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In the 1920s it was not the United States of America that was the most important country in the world but Great Britain. The British Empire extended all around the world and included huge areas of land such as Canada, Australia, India, and almost half of the African continent, including Egypt. They controlled huge parts of Asia and the Middle East as well as countless islands all around the world, and the British Navy bragged that Britannia ruled the waves, which it did. They were the world superpower until World War II nearly bankrupted Britain and brought the USSR and the USA into the ascendancy. The most popular type of hero in escapist fiction such as "The Most Dangerous Game" was not American but English. Sherlock Holmes was a prototype. Probably the most typical English hero was Bulldog Drummond, who was often described as a "gentleman adventurer" and a "soldier of fortune." Those were the things many men fantasized about being: "gentlemen adventurers" and "soldiers of fortune." The English hero had the whole world to roam in because so much of it was part of the British Empire. A latter-day version of the English gentleman adventurer is the very popular James Bond, who is intelligent, handsome, well-educated, impeccably dressed, sophisticated, at ease in any social situation, chivalrous, totally fearless, always neat, well-tailored, and correctly dressed for whatever occasion. Bond is gainfully employed as a secret agent, but he is working independently almost one hundred percent of the time, so he qualifies as a "soldier of fortune." Many men in America and Europe admired the British because for such a small country they had built a vast empire largely through the activities of upper-class, resourceful men such as those idealized in stereotypical characters like Bulldog Drummond and James Bond. Robert Wilson, the English big-game hunter in Ernest Hemingway's story "The Short Happy Life of Francis Macomber," is another example of the cool, intrepid English hero. Another, of course, is Lawrence of Arabia. Daniel Dravot aspires to be part of that tradition in Rudyard Kipling's "The Man Who Would Be King."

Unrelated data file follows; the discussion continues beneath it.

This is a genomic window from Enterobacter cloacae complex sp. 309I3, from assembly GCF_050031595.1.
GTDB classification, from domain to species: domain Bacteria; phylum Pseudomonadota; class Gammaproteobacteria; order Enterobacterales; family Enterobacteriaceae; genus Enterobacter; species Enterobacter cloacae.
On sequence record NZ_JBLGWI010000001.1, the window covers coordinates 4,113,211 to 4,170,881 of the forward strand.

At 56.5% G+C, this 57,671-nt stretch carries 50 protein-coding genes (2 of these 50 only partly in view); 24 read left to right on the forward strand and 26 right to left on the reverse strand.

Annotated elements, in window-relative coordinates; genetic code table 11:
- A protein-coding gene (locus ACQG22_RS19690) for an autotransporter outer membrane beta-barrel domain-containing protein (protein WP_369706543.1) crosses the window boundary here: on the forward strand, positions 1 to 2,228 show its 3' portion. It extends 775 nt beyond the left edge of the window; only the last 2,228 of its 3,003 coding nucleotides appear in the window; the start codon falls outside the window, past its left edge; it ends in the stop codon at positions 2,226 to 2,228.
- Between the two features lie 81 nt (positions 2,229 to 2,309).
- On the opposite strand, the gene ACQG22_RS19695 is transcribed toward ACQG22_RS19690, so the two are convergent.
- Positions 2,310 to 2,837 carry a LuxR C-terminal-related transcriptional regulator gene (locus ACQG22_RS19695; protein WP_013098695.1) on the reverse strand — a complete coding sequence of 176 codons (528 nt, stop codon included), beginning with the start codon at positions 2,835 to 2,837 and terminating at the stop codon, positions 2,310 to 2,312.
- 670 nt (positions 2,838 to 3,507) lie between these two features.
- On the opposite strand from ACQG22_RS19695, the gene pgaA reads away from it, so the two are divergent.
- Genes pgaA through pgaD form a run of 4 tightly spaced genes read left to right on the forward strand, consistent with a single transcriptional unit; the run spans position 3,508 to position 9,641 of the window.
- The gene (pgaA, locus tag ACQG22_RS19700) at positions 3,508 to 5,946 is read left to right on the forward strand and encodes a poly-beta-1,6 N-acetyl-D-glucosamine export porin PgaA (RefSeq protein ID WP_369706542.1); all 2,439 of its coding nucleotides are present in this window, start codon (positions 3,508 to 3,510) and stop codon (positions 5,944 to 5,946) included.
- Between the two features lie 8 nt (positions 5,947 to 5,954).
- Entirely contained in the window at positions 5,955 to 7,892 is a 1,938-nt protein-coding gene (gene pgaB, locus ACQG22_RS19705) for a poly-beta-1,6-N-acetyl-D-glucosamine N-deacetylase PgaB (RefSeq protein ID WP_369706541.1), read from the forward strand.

Sanger Rainsford's nationality is not specified in "The Most Dangerous Game," but he is the stereotypical English gentleman adventurer. He even smokes a pipe, which was a sort of trademark of English gentlemen adventurers and soldiers of fortune. Or at least he did until he let it fall overboard. His chief characteristic is that he is always cool under pressure. Nothing fazes him. He is totally at ease when he meets the maniacal General Zaroff, and he keeps telling himself not to lose his nerve when he is being hunted. That is what is most important to the English hero—to keep a stiff upper lip, to remain cool. And that was what was most admired by other men. Sanger Rainsford is at a huge disadvantage on Zaroff's island, but he proves himself to be calm, cool, courageous, and resourceful, in the best tradition of the English hero. He also has upper-class tastes. He enjoys sleeping in Zaroff's luxurious bed, perhaps after treating himself to a drink and then a long hot bath.